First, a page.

As a geology major, a former gold miner, and finally as a hydrogeologist, the earth and its water have always fascinated me. Reading John McPhee is always a delight because he takes what remains mostly a poorly done body of work in mostly scientific terms and turns an explanation of how the earth came to be into a readable and engaging topic. Something just about anyone can enjoy provided they have the curiosity and interest in wondering how so much stunning geography came to be where it is and what it is.Well done John McPhee!Great Read!

Darryl Brashier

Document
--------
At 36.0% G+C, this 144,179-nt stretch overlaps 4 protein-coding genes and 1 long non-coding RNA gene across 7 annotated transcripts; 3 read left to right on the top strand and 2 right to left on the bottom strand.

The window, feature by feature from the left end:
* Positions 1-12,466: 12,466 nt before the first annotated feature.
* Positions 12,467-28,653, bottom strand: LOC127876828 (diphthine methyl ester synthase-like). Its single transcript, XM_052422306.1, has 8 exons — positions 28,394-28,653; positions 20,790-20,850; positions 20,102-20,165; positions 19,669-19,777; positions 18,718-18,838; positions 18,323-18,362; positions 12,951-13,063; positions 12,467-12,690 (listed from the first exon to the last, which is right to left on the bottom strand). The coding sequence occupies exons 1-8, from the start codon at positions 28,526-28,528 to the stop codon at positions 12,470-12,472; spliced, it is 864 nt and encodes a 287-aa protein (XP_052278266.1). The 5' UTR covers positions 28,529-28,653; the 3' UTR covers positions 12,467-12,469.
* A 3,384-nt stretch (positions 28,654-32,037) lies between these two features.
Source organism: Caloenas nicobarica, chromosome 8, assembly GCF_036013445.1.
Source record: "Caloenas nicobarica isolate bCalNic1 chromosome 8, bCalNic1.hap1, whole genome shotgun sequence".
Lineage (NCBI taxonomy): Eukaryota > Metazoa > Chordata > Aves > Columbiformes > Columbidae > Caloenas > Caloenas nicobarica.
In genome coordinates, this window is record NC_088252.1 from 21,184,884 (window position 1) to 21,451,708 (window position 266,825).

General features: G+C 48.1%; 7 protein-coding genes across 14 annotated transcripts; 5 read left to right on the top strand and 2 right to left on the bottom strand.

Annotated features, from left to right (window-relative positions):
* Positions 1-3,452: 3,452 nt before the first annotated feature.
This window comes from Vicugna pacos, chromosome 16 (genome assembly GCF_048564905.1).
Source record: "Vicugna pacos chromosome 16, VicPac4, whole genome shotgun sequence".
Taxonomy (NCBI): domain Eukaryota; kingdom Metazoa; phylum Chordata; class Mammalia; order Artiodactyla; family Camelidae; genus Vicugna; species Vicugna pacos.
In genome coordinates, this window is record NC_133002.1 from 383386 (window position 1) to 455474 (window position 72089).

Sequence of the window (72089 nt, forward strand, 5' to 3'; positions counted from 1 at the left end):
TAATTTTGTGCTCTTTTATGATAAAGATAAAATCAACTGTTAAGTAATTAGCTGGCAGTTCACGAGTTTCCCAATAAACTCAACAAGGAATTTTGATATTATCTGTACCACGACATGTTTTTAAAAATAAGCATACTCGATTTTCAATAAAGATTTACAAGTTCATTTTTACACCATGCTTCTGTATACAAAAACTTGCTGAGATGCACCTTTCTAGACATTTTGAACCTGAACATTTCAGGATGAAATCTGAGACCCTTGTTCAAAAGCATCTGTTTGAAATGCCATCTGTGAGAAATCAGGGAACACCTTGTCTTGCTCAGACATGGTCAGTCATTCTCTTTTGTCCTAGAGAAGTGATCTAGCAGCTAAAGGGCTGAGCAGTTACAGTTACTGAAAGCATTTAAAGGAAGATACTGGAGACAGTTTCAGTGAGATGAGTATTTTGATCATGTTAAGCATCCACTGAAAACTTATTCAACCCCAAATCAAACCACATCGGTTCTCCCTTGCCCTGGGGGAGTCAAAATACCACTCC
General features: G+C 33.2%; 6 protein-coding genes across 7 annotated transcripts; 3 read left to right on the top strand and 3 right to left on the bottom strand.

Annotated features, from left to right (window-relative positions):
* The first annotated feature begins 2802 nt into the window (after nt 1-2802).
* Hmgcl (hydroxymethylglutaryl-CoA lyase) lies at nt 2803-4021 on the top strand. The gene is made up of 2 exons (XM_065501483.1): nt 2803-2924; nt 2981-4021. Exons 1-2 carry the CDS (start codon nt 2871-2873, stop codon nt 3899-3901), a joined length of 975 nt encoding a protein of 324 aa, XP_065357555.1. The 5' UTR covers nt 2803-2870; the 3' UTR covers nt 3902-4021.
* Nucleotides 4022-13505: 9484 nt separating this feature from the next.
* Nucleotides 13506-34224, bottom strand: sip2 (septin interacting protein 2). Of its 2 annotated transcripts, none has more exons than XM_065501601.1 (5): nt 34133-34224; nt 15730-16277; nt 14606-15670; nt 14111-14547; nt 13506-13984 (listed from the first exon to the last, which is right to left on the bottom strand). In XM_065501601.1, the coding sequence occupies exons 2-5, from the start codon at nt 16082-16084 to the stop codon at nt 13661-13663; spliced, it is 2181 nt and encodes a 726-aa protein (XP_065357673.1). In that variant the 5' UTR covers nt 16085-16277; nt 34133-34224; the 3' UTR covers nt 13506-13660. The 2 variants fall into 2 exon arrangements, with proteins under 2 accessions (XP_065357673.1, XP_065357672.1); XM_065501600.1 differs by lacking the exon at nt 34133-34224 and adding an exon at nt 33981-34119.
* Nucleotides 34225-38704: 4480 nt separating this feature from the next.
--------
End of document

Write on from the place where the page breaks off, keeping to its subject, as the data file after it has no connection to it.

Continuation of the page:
This is a book of books. The book is an anthology of four previous books and a fifth published for the first time with this book. It covers geology, history, politics and more. It's a travel book and a fascinating look at geologists and their evolving views of the world as plate tectonics rewrote their science.The broad sweep of the book is the geology of the American continent: how it came to be, how it changed through the ages. The anchor for this look is Interstate 80, running from New York City to San Francisco. Along the way, the reader will find the vast plains, the mountains coming up and wearing away, the sea flooding in and retreating, the ice sheets planing away the soil and rocks to pile them again in new geologic features.Amidst all of this, John McPhee keeps us reminded that there are two time scales - the slow progressions of geology and the very recent and oh-so-brief lives that we live. He writes of the Donner Party, the exploration of the West, the Gold Rush, the oil boom, the mapping of the Appalachians and so much more and always the lives of the geologists with whom McPhee himself explores the country.It's not always an easy book, with all the talk of rocks that are hard to conjure, like the basalts, granites, serpentine, gabbro and such, but McPhee writes with such magic that they roll through the sentences without bringing you down to textbook plodding. He also brings the long ages of the geology to human scale with stories of times where the two time scales intersect in earthquakes and avalanches.It's magnificent.